Last season, Wisconsin’s passing offense was anemic.
Quarterback Alex Hornibrook couldn’t make simple plays and his receivers couldn’t find any separation. Jonathan Taylor still had success but faced defenses that knew the Badgers would only throw out of necessity.
This year--and last Saturday against Michigan--it’s been a completely different story. Quarterback Jack Coan, unlike Hornibrook, is delivering accurate balls and has zero interceptions through three games while receiver Quintez Cephus has added a new element to the Badger offense with his ability to stretch the field.
Whether or not you agree with UW’s decision to reinstate him after being found not guilty of sexual assault in August, Cephus’ impact has been undeniable through three games. He has 205 receiving yards and two touchdowns--no other Badger receiver has caught a touchdown this year. Cephus’ game also has an indirect impact on how opposing defenses defend the Badger offense which has allowed Taylor to have a dominant start to the season.
Because Wisconsin has an elite running back in Jonathan Taylor, with extra tight-ends and has a stellar offensive line, teams have to stack the box with more linebackers and defensive backs.
This means receivers are mostly facing man coverage, which means if Badger receivers can beat their man one-on-one, Jack Coan can make simple throws and reads for big plays. Last season, the Badgers didn’t have a clear X receiver--a tall athlete flexed out wide who’s typically the team’s top receiver.
Cephus has been able to get seperation on both short and deep passes this season the Badgers struggled with last year. Against Michigan, Cephus only had two catches but both altered how Michigan approached the Wisconsin offense.
Take Cephus’ 28 yard reception on 4 and 2. After a rub play by A.J. Taylor blocked the Michigan cornerback, Cephus blew by the Michigan cornerback and gave Jack Coan an easy throw. Against Central Michigan, Cephus had a 38-yard touchdown catch in which he beat his man one-on-one on a fade. These plays force opposing teams to respect Wisconsin’s deep-passing game.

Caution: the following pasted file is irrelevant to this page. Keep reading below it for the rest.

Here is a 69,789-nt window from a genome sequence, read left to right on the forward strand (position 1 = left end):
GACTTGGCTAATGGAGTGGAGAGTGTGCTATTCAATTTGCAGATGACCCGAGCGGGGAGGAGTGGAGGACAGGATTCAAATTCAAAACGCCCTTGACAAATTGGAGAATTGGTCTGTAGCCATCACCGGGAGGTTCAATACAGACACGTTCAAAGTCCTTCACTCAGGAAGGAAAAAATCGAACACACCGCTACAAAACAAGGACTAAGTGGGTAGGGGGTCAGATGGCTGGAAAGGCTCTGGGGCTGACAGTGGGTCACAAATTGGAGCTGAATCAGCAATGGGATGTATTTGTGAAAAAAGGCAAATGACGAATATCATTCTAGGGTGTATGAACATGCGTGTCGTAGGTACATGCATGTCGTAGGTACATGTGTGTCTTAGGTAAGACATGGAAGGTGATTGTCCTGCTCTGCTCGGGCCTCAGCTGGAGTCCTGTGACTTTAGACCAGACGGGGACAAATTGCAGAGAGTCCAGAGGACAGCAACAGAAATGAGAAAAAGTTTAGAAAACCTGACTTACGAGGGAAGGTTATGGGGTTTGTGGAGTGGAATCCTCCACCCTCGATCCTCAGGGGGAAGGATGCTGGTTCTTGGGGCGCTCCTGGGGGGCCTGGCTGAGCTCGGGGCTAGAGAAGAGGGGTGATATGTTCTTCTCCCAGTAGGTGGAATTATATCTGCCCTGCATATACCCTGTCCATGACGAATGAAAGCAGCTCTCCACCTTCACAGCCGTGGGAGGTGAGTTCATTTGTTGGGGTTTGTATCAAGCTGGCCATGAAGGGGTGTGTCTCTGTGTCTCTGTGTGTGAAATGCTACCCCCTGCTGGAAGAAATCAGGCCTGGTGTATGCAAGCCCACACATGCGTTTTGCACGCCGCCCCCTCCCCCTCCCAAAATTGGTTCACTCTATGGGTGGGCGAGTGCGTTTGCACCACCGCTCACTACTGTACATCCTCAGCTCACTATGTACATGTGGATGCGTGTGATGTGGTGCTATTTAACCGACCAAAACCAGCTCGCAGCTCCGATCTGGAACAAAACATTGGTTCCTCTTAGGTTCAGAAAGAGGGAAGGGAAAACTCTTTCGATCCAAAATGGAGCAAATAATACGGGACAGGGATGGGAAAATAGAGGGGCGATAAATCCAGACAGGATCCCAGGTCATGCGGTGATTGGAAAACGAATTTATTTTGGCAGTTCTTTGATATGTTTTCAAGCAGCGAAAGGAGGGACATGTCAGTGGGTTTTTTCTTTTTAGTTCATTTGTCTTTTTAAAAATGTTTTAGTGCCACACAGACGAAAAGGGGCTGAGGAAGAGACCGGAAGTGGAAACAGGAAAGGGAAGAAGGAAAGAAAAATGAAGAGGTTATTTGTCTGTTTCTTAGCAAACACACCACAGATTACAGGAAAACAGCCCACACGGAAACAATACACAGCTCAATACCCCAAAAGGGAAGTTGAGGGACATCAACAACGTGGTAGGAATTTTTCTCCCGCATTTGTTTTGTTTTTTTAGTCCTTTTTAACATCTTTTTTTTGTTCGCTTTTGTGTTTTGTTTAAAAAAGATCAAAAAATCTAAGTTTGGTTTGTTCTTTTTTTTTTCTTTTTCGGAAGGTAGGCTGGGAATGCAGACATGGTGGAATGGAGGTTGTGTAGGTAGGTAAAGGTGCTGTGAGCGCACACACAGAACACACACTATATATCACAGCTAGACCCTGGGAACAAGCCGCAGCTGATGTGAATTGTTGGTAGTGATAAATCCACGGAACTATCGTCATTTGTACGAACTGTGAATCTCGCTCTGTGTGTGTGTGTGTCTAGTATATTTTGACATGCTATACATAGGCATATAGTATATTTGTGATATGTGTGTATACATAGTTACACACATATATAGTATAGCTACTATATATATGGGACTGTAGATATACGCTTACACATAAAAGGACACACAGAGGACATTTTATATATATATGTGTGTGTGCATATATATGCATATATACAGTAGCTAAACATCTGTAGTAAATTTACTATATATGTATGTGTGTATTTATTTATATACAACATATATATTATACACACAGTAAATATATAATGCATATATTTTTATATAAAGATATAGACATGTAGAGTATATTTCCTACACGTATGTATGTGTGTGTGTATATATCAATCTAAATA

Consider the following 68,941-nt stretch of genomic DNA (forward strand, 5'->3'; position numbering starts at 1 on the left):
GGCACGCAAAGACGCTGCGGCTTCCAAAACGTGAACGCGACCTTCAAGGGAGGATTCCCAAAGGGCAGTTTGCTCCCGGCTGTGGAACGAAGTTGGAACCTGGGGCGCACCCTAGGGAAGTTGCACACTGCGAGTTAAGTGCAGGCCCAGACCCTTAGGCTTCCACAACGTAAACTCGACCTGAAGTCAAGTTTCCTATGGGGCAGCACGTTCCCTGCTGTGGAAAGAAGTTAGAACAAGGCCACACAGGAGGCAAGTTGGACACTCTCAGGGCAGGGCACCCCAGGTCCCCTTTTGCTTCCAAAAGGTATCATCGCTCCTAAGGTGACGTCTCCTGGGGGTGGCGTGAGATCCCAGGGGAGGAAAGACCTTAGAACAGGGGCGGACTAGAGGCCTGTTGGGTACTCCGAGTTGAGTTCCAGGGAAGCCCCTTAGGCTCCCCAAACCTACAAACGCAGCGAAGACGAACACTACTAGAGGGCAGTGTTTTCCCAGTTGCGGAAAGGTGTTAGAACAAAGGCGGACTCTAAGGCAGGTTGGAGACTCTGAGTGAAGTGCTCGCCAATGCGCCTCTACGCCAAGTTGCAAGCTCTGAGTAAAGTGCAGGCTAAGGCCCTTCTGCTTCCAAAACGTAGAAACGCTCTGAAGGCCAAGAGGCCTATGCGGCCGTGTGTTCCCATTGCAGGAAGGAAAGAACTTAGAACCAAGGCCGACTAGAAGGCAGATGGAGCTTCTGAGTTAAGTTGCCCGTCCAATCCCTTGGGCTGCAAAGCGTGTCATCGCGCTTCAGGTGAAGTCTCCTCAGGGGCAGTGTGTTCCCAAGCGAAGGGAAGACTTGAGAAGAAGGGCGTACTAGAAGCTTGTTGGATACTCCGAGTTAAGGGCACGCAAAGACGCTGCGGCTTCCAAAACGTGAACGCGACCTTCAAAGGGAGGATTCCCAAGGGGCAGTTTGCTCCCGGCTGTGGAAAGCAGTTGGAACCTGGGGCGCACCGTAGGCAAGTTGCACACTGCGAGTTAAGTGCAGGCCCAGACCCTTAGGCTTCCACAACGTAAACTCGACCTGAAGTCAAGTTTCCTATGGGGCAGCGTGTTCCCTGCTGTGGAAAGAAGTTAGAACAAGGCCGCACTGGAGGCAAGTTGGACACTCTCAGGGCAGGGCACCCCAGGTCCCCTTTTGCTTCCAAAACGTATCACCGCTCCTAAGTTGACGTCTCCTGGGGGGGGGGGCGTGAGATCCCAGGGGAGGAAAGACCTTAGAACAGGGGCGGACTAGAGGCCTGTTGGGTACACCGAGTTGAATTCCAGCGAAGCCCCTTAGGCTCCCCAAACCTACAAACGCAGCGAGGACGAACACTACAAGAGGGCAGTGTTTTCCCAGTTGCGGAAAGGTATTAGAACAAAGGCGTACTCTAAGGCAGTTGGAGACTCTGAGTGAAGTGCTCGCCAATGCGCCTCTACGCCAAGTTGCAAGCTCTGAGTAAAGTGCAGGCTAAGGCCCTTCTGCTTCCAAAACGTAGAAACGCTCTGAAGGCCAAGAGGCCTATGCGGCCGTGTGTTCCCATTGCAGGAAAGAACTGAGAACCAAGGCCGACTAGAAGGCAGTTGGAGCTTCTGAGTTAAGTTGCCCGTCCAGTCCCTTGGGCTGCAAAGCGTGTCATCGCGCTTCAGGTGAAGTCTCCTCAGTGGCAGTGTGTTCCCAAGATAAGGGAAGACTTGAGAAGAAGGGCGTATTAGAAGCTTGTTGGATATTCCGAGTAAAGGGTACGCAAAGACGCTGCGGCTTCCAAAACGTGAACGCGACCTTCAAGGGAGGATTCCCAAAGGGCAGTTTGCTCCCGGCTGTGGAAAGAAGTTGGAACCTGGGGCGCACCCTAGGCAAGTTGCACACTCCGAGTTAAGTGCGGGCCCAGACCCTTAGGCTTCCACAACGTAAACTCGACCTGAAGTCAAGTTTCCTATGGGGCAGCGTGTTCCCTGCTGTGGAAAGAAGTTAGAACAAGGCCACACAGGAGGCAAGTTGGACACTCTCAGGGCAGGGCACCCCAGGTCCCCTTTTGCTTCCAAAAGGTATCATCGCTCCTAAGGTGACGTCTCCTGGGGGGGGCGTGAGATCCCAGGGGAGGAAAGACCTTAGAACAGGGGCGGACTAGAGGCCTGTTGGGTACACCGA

While Cephus has played well, Coan and Taylor’s consistent play has provided Wisconsin’s offense and defense with a needed lift.
Because Coan has been accurate on simple completions and his receivers are getting separation, teams can’t crowd the line of scrimmage and dare the Badgers to pass. This means Wisconsin’s already dangerous rushing attack has fewer players to block than it normally would have to. Jonathan Taylor then only has to make a few defenders miss and he can run at the secondary at full speed.
This season, Coan has zero interceptions and Taylor has zero fumbles. Too often last season, Hornibrook and Taylor gifted the opposition field position deep in their own territory. This made it much harder on UW’s defense to get stops and shifted momentum away from the Badgers. In the first half of Saturday’s game, the Wolverines started every drive at the 25-yard line or worse. Because of this, a struggling Michigan offense would have to go 75-yards to score which ensured momentum stayed on the Wisconsin’s side.
The Badger offense is just different this year, it’s balanced and much more unique than in previous years. Disciplined players along with improved playcalling has led to a dominant start to the year. If the Badgers can keep this pace up offensively, they can play with anyone in the country.